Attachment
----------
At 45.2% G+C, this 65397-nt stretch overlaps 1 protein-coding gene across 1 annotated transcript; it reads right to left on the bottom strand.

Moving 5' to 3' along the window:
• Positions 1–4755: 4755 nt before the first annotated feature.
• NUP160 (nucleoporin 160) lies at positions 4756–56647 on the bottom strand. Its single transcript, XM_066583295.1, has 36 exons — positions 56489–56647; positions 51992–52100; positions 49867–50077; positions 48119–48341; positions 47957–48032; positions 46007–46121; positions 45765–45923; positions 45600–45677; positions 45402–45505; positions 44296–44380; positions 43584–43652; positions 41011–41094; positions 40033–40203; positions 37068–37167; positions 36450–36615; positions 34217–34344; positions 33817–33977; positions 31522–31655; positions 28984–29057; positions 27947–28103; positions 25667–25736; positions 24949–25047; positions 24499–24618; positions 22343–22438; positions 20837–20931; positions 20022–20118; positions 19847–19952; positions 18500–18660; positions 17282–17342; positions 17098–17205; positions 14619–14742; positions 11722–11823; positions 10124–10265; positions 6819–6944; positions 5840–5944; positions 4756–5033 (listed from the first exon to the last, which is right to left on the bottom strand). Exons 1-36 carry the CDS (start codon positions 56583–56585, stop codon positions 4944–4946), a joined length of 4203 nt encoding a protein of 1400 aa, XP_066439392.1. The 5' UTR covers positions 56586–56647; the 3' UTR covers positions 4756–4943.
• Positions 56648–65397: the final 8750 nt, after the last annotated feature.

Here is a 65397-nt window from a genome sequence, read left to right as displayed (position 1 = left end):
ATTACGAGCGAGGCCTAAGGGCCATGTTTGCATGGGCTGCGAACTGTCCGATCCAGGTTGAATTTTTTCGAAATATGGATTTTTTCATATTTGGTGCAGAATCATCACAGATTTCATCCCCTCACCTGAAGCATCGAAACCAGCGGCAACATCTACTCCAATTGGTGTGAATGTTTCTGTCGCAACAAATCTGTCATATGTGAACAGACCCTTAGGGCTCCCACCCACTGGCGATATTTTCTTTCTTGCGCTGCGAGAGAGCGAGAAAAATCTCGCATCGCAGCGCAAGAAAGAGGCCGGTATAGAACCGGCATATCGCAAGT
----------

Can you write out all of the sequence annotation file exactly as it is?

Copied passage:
At 45.2% G+C, this 65397-nt stretch overlaps 1 protein-coding gene across 1 annotated transcript; it reads right to left on the bottom strand.

Moving 5' to 3' along the window:
• Positions 1–4755: 4755 nt before the first annotated feature.
• NUP160 (nucleoporin 160) lies at positions 4756–56647 on the bottom strand. Its single transcript, XM_066583295.1, has 36 exons — positions 56489–56647; positions 51992–52100; positions 49867–50077; positions 48119–48341; positions 47957–48032; positions 46007–46121; positions 45765–45923; positions 45600–45677; positions 45402–45505; positions 44296–44380; positions 43584–43652; positions 41011–41094; positions 40033–40203; positions 37068–37167; positions 36450–36615; positions 34217–34344; positions 33817–33977; positions 31522–31655; positions 28984–29057; positions 27947–28103; positions 25667–25736; positions 24949–25047; positions 24499–24618; positions 22343–22438; positions 20837–20931; positions 20022–20118; positions 19847–19952; positions 18500–18660; positions 17282–17342; positions 17098–17205; positions 14619–14742; positions 11722–11823; positions 10124–10265; positions 6819–6944; positions 5840–5944; positions 4756–5033 (listed from the first exon to the last, which is right to left on the bottom strand). Exons 1-36 carry the CDS (start codon positions 56583–56585, stop codon positions 4944–4946), a joined length of 4203 nt encoding a protein of 1400 aa, XP_066439392.1. The 5' UTR covers positions 56586–56647; the 3' UTR covers positions 4756–4943.
• Positions 56648–65397: the final 8750 nt, after the last annotated feature.

Here is a 65397-nt window from a genome sequence, read left to right as displayed (position 1 = left end):
ATTACGAGCGAGGCCTAAGGGCCATGTTTGCATGGGCTGCGAACTGTCCGATCCAGGTTGAATTTTTTCGAAATATGGATTTTTTCATATTTGGTGCAGAATCATCACAGATTTCATCCCCTCACCTGAAGCATCGAAACCAGCGGCAACATCTACTCCAATTGGTGTGAATGTTTCTGTCGCAACAAATCTGTCATATGTGAACAGACCCTTAGGGCTCCCACCCACTGGCGATATTTTCTTTCTTGCGCTGCGAGAGAGCGAGAAAAATCTCGCATCGCAGCGCAAGAAAGAGGCCGGTATAGAACCGGCATATCGCAAGT